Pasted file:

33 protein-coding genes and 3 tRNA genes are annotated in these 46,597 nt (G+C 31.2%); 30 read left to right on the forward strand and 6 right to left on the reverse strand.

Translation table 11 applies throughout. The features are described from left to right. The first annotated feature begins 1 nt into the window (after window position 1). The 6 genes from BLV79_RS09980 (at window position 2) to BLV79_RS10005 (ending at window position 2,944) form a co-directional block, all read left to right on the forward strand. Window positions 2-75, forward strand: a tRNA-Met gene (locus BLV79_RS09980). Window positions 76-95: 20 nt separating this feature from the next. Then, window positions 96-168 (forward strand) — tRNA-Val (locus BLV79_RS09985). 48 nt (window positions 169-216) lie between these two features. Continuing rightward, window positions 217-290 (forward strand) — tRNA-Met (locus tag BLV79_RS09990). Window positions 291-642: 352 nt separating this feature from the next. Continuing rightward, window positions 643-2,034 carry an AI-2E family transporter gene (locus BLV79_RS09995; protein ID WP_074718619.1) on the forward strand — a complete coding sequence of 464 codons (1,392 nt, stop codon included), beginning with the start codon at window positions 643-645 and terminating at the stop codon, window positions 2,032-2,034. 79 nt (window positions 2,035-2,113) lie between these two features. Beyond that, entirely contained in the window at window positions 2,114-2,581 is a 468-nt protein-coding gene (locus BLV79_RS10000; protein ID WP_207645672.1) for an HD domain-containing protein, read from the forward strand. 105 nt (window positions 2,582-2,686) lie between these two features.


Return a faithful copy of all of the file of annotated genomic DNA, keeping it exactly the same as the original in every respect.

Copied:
33 protein-coding genes and 3 tRNA genes are annotated in these 46,597 nt (G+C 31.2%); 30 read left to right on the forward strand and 6 right to left on the reverse strand.

Translation table 11 applies throughout. The features are described from left to right. The first annotated feature begins 1 nt into the window (after window position 1). The 6 genes from BLV79_RS09980 (at window position 2) to BLV79_RS10005 (ending at window position 2,944) form a co-directional block, all read left to right on the forward strand. Window positions 2-75, forward strand: a tRNA-Met gene (locus BLV79_RS09980). Window positions 76-95: 20 nt separating this feature from the next. Then, window positions 96-168 (forward strand) — tRNA-Val (locus BLV79_RS09985). 48 nt (window positions 169-216) lie between these two features. Continuing rightward, window positions 217-290 (forward strand) — tRNA-Met (locus tag BLV79_RS09990). Window positions 291-642: 352 nt separating this feature from the next. Continuing rightward, window positions 643-2,034 carry an AI-2E family transporter gene (locus BLV79_RS09995; protein ID WP_074718619.1) on the forward strand — a complete coding sequence of 464 codons (1,392 nt, stop codon included), beginning with the start codon at window positions 643-645 and terminating at the stop codon, window positions 2,032-2,034. 79 nt (window positions 2,035-2,113) lie between these two features. Beyond that, entirely contained in the window at window positions 2,114-2,581 is a 468-nt protein-coding gene (locus BLV79_RS10000; protein ID WP_207645672.1) for an HD domain-containing protein, read from the forward strand. 105 nt (window positions 2,582-2,686) lie between these two features.